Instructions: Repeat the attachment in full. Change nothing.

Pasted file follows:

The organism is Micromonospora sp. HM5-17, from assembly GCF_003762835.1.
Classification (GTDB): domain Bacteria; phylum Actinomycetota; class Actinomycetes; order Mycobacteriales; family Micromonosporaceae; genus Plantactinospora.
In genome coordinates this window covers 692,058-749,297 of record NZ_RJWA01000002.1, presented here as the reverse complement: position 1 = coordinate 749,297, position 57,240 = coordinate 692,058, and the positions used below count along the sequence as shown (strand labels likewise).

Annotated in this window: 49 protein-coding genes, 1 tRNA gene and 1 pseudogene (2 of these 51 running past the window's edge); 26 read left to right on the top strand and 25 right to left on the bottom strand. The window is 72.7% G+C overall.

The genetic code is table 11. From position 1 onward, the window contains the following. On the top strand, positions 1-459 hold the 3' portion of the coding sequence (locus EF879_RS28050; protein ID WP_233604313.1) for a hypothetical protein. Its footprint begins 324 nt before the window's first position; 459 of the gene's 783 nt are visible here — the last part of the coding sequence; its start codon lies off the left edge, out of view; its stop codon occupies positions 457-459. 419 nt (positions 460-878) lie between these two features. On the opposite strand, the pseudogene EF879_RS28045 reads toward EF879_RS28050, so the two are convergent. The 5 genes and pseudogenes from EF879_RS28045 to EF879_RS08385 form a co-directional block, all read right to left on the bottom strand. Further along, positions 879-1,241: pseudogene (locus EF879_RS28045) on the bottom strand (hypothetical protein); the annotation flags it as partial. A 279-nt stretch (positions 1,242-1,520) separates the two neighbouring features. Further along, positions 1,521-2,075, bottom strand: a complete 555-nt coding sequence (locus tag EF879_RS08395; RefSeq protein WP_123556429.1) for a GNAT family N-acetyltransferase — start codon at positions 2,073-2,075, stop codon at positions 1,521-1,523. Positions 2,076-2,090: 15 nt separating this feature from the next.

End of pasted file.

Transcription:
The organism is Micromonospora sp. HM5-17, from assembly GCF_003762835.1.
Classification (GTDB): domain Bacteria; phylum Actinomycetota; class Actinomycetes; order Mycobacteriales; family Micromonosporaceae; genus Plantactinospora.
In genome coordinates this window covers 692,058-749,297 of record NZ_RJWA01000002.1, presented here as the reverse complement: position 1 = coordinate 749,297, position 57,240 = coordinate 692,058, and the positions used below count along the sequence as shown (strand labels likewise).

Annotated in this window: 49 protein-coding genes, 1 tRNA gene and 1 pseudogene (2 of these 51 running past the window's edge); 26 read left to right on the top strand and 25 right to left on the bottom strand. The window is 72.7% G+C overall.

The genetic code is table 11. From position 1 onward, the window contains the following. On the top strand, positions 1-459 hold the 3' portion of the coding sequence (locus EF879_RS28050; protein ID WP_233604313.1) for a hypothetical protein. Its footprint begins 324 nt before the window's first position; 459 of the gene's 783 nt are visible here — the last part of the coding sequence; its start codon lies off the left edge, out of view; its stop codon occupies positions 457-459. 419 nt (positions 460-878) lie between these two features. On the opposite strand, the pseudogene EF879_RS28045 reads toward EF879_RS28050, so the two are convergent. The 5 genes and pseudogenes from EF879_RS28045 to EF879_RS08385 form a co-directional block, all read right to left on the bottom strand. Further along, positions 879-1,241: pseudogene (locus EF879_RS28045) on the bottom strand (hypothetical protein); the annotation flags it as partial. A 279-nt stretch (positions 1,242-1,520) separates the two neighbouring features. Further along, positions 1,521-2,075, bottom strand: a complete 555-nt coding sequence (locus tag EF879_RS08395; RefSeq protein WP_123556429.1) for a GNAT family N-acetyltransferase — start codon at positions 2,073-2,075, stop codon at positions 1,521-1,523. Positions 2,076-2,090: 15 nt separating this feature from the next.